"Everything that wasn’t wanted wasn’t allowed to pass through and get stored", he added. “If it wasn’t on your zone of suspicion, you automatically did not take it in,” he added.

Binney said that secret NSA and GCHQ documents provided by Edward Snowden and published by news media around the world now confirmed that the selection and protection techniques he and his team helped develop were still in use, but only when the agencies had been legally compelled to use them.

These revelations showed that hardening existing domestic exclusion systems and extending them to throw away Congressional or Parliamentary communications would be “trivial in technology terms”, Binney said. “I could do it in an hour, using standard NSA and GCHQ methods.”

“What NSA and GCHQ are supposed to do is vitally important”, Binney added. “I want them to succeed - but they are doing the absolute wrong thing now. They are dooming themselves to failure by bulk acquisition.”

GCHQ said it did not want to comment. ®

Narrower topics

Other stories you might like

  • US cyber chiefs: Moving to Shields Down isn't gonna happen
    Promises new alert notices but warn 'we can sometimes predict thunderstorms but not lightning strikes'

    RSA Conference A heightened state of defensive cyber security posture is the new normal, according to federal cyber security chiefs speaking at the RSA Conference on Tuesday. This requires greater transparency and threat intel sharing between the government and private sector, they added.

    "There'll never be a time when we don't defend ourselves –— especially in cyberspace," National Cyber Director Chris Inglis said, referencing an opinion piece that he and CISA director Jen Easterly published earlier this week that described CISA's Shields Up initiative as the new normal.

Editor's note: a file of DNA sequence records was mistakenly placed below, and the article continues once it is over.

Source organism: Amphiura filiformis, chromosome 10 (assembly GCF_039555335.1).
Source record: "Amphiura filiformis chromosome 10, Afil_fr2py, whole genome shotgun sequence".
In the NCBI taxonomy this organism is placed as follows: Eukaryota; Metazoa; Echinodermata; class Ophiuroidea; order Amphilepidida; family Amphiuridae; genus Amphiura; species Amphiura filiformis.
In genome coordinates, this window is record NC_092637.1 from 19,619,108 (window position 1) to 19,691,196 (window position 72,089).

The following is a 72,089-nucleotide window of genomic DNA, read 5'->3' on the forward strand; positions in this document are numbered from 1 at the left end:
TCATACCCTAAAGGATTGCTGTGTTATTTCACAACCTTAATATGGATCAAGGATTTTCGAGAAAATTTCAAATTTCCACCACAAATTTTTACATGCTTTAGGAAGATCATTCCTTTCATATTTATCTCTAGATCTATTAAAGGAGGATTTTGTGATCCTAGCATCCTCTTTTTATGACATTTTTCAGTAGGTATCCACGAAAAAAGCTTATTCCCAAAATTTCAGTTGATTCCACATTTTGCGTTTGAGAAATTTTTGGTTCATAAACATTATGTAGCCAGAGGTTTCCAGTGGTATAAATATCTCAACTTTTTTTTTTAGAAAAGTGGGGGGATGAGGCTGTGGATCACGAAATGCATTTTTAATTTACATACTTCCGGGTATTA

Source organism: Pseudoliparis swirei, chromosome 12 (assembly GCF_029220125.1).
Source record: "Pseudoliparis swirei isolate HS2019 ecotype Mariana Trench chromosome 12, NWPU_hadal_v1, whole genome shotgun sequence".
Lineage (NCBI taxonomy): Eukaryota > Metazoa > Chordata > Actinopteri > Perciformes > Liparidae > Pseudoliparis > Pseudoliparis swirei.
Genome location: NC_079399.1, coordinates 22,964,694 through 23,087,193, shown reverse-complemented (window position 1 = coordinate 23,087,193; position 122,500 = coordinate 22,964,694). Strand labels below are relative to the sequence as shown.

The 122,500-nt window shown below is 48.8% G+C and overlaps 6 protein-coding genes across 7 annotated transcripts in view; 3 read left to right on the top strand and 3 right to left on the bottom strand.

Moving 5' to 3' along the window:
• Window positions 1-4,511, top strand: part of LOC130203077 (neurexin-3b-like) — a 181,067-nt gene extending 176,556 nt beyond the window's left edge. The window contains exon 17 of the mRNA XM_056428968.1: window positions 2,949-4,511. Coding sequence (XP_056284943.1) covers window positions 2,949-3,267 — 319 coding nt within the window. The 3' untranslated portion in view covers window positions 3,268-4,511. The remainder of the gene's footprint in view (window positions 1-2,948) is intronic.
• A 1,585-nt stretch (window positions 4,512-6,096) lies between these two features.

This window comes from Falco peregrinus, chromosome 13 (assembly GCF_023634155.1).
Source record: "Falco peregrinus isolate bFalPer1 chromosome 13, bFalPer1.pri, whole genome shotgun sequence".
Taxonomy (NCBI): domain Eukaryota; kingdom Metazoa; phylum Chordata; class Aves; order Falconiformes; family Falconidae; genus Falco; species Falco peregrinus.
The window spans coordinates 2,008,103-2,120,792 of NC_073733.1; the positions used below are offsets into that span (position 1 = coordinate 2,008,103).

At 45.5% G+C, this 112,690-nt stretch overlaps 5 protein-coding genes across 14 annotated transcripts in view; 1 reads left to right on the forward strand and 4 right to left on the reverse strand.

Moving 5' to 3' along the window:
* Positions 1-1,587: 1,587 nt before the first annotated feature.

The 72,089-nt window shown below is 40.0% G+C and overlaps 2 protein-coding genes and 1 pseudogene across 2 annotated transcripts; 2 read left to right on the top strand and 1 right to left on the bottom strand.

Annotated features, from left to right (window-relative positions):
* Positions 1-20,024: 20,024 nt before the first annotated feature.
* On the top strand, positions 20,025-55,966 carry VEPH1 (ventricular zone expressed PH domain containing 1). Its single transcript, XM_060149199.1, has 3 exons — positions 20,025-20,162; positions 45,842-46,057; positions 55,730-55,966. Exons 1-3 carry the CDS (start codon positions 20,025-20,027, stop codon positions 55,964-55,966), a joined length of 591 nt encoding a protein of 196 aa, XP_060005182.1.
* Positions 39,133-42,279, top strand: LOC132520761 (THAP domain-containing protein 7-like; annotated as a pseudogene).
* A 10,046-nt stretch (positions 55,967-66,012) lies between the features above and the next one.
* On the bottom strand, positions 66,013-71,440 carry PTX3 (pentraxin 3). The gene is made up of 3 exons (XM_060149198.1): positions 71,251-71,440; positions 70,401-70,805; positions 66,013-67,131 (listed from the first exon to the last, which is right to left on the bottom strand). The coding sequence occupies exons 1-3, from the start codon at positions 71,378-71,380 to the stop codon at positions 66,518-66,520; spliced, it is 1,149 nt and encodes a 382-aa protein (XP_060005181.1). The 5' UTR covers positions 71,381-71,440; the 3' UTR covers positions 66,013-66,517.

"Now, we all know that we can't sustain the highest level of alert for an extensive period of time, which is why we're thinking about, number one, what's that relationship that government needs to have with the private sector," Easterly said on the RSA Conference panel with Inglis and National Security Agency (NSA) cybersecurity director Rob Joyce.

    Continue reading
  • Beijing-backed baddies target unpatched networking kit to attack telcos
    NSA, FBI and CISA issue joint advisory that suggests China hardly has to work for this – flaws revealed in 2017 are among their entry points

    State-sponsored Chinese attackers are actively exploiting old vulnerabilities to "establish a broad network of compromised infrastructure" then using it to attack telcos and network services providers.

    So say the United States National Security Agency (NSA), Cybersecurity and Infrastructure Security Agency (CISA), and Federal Bureau of Investigation (FBI), which took the unusual step of issuing a joint advisory that warns allied governments, critical infrastructure operators, and private industry organizations to hurry up and fix their IT estates.

    The advisory states that network devices are the target of this campaign and lists 16 flaws – some dating back to 2017 and none more recent than April 2021 – that the three agencies rate as the most frequently exploited.

    Continue reading
  • How ICE became a $2.8b domestic surveillance agency
    Your US tax dollars at work

    The US Immigration and Customs Enforcement (ICE) agency has spent about $2.8 billion over the past 14 years on a massive surveillance "dragnet" that uses big data and facial-recognition technology to secretly spy on most Americans, according to a report from Georgetown Law's Center on Privacy and Technology.

    The research took two years and included "hundreds" of Freedom of Information Act requests, along with reviews of ICE's contracting and procurement records. It details how ICE surveillance spending jumped from about $71 million annually in 2008 to about $388 million per year as of 2021. The network it has purchased with this $2.8 billion means that "ICE now operates as a domestic surveillance agency" and its methods cross "legal and ethical lines," the report concludes.

    ICE did not respond to The Register's request for comment.

    Continue reading

Biting the hand that feeds IT © 1998–2022